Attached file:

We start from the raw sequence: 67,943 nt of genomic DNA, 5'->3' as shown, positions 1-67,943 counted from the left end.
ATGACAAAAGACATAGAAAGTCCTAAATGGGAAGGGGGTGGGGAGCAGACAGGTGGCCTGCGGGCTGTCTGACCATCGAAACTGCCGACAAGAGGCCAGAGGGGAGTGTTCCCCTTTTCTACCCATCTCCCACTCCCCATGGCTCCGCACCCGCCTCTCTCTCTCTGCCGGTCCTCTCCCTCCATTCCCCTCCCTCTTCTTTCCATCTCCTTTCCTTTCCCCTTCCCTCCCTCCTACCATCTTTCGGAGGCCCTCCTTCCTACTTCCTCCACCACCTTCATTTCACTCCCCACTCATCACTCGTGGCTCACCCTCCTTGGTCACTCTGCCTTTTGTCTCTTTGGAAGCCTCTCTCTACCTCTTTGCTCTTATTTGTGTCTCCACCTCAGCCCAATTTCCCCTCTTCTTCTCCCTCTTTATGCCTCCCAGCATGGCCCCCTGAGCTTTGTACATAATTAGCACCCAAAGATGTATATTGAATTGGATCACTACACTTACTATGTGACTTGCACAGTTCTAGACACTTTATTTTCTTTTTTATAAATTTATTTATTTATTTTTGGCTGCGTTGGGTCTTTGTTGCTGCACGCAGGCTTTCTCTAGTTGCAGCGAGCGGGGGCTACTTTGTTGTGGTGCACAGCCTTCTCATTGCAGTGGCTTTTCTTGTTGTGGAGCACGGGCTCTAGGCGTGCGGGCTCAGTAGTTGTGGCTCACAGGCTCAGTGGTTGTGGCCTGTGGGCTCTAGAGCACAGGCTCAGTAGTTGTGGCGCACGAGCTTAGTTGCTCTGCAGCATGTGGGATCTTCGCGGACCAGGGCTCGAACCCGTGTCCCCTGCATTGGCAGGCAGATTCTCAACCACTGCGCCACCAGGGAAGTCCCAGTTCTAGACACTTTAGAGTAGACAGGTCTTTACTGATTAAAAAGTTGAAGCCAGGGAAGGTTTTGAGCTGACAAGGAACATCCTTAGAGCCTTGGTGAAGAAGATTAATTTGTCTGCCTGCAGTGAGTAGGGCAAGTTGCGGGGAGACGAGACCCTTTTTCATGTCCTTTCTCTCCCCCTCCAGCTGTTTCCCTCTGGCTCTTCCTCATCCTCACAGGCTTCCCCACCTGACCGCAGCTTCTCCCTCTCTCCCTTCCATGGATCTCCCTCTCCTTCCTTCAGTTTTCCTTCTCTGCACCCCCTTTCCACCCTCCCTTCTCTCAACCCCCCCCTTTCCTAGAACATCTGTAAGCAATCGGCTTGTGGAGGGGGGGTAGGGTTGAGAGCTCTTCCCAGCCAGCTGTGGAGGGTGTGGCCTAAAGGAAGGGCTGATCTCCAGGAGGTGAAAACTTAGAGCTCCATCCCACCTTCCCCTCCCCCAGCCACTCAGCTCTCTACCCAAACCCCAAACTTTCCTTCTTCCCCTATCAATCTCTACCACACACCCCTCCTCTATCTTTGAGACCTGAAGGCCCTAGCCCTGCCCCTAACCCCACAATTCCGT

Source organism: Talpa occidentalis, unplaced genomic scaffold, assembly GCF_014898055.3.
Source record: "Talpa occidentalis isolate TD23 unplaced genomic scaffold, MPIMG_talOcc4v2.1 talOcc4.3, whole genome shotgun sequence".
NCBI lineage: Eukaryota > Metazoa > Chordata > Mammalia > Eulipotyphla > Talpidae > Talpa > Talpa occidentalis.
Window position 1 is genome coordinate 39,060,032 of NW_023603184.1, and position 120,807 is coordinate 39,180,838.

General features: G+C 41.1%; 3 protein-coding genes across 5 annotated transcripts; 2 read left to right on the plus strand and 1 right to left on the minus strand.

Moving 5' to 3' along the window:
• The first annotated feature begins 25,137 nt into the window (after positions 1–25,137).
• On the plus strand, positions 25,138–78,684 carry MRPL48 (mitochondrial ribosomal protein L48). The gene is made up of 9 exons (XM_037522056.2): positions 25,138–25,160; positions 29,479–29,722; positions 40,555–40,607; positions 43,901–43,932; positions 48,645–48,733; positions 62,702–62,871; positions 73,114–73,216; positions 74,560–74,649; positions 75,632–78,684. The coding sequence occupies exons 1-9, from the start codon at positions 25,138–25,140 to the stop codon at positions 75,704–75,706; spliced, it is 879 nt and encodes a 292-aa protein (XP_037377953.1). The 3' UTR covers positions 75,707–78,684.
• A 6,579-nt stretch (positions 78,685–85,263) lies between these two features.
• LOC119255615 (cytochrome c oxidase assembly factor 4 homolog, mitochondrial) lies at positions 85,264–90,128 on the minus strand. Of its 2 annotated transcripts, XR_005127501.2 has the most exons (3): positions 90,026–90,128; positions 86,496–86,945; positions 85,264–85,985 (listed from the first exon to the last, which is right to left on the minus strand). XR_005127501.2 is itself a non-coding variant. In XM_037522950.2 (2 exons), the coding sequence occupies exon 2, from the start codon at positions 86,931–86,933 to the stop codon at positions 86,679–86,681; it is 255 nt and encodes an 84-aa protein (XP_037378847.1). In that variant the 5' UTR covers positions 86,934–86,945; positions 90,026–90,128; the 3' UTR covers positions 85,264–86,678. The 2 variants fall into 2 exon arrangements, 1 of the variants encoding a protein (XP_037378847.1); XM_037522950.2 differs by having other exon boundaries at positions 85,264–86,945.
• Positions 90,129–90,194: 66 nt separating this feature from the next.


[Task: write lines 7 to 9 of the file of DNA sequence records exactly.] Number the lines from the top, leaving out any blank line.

General features: G+C 41.1%; 3 protein-coding genes across 5 annotated transcripts; 2 read left to right on the plus strand and 1 right to left on the minus strand.

Moving 5' to 3' along the window:
• The first annotated feature begins 25,137 nt into the window (after positions 1–25,137).